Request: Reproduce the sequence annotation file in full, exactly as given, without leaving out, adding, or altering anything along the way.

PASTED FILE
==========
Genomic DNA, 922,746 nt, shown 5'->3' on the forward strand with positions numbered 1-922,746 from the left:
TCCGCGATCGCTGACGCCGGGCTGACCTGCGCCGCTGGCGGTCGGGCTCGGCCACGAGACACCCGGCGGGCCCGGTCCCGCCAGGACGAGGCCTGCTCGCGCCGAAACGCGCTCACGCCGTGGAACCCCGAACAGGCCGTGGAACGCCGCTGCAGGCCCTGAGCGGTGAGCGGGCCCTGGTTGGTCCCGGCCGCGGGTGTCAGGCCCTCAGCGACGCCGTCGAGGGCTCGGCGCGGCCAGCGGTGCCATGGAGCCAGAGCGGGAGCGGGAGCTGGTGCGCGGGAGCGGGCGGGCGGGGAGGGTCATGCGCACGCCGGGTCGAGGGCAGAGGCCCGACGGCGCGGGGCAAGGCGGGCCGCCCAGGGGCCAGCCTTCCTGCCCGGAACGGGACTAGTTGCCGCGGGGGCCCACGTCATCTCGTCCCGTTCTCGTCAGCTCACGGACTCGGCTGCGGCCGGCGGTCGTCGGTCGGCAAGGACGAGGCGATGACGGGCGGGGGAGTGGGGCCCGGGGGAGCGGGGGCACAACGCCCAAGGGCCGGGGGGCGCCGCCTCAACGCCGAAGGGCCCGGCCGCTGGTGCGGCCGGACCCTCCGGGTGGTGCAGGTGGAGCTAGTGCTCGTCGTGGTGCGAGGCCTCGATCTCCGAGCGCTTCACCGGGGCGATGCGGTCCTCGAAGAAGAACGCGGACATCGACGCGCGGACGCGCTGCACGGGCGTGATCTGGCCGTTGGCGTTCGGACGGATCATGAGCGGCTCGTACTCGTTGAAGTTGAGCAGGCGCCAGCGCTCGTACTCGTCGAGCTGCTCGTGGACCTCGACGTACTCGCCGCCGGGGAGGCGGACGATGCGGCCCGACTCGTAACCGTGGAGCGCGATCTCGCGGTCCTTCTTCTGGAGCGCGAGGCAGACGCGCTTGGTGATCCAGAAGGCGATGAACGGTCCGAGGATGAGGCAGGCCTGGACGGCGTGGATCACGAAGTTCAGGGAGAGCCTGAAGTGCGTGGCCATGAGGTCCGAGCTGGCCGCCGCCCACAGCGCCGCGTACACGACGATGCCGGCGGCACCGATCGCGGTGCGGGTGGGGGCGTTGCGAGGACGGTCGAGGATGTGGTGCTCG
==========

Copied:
Genomic DNA, 922,746 nt, shown 5'->3' on the forward strand with positions numbered 1-922,746 from the left:
TCCGCGATCGCTGACGCCGGGCTGACCTGCGCCGCTGGCGGTCGGGCTCGGCCACGAGACACCCGGCGGGCCCGGTCCCGCCAGGACGAGGCCTGCTCGCGCCGAAACGCGCTCACGCCGTGGAACCCCGAACAGGCCGTGGAACGCCGCTGCAGGCCCTGAGCGGTGAGCGGGCCCTGGTTGGTCCCGGCCGCGGGTGTCAGGCCCTCAGCGACGCCGTCGAGGGCTCGGCGCGGCCAGCGGTGCCATGGAGCCAGAGCGGGAGCGGGAGCTGGTGCGCGGGAGCGGGCGGGCGGGGAGGGTCATGCGCACGCCGGGTCGAGGGCAGAGGCCCGACGGCGCGGGGCAAGGCGGGCCGCCCAGGGGCCAGCCTTCCTGCCCGGAACGGGACTAGTTGCCGCGGGGGCCCACGTCATCTCGTCCCGTTCTCGTCAGCTCACGGACTCGGCTGCGGCCGGCGGTCGTCGGTCGGCAAGGACGAGGCGATGACGGGCGGGGGAGTGGGGCCCGGGGGAGCGGGGGCACAACGCCCAAGGGCCGGGGGGCGCCGCCTCAACGCCGAAGGGCCCGGCCGCTGGTGCGGCCGGACCCTCCGGGTGGTGCAGGTGGAGCTAGTGCTCGTCGTGGTGCGAGGCCTCGATCTCCGAGCGCTTCACCGGGGCGATGCGGTCCTCGAAGAAGAACGCGGACATCGACGCGCGGACGCGCTGCACGGGCGTGATCTGGCCGTTGGCGTTCGGACGGATCATGAGCGGCTCGTACTCGTTGAAGTTGAGCAGGCGCCAGCGCTCGTACTCGTCGAGCTGCTCGTGGACCTCGACGTACTCGCCGCCGGGGAGGCGGACGATGCGGCCCGACTCGTAACCGTGGAGCGCGATCTCGCGGTCCTTCTTCTGGAGCGCGAGGCAGACGCGCTTGGTGATCCAGAAGGCGATGAACGGTCCGAGGATGAGGCAGGCCTGGACGGCGTGGATCACGAAGTTCAGGGAGAGCCTGAAGTGCGTGGCCATGAGGTCCGAGCTGGCCGCCGCCCACAGCGCCGCGTACACGACGATGCCGGCGGCACCGATCGCGGTGCGGGTGGGGGCGTTGCGAGGACGGTCGAGGATGTGGTGCTCG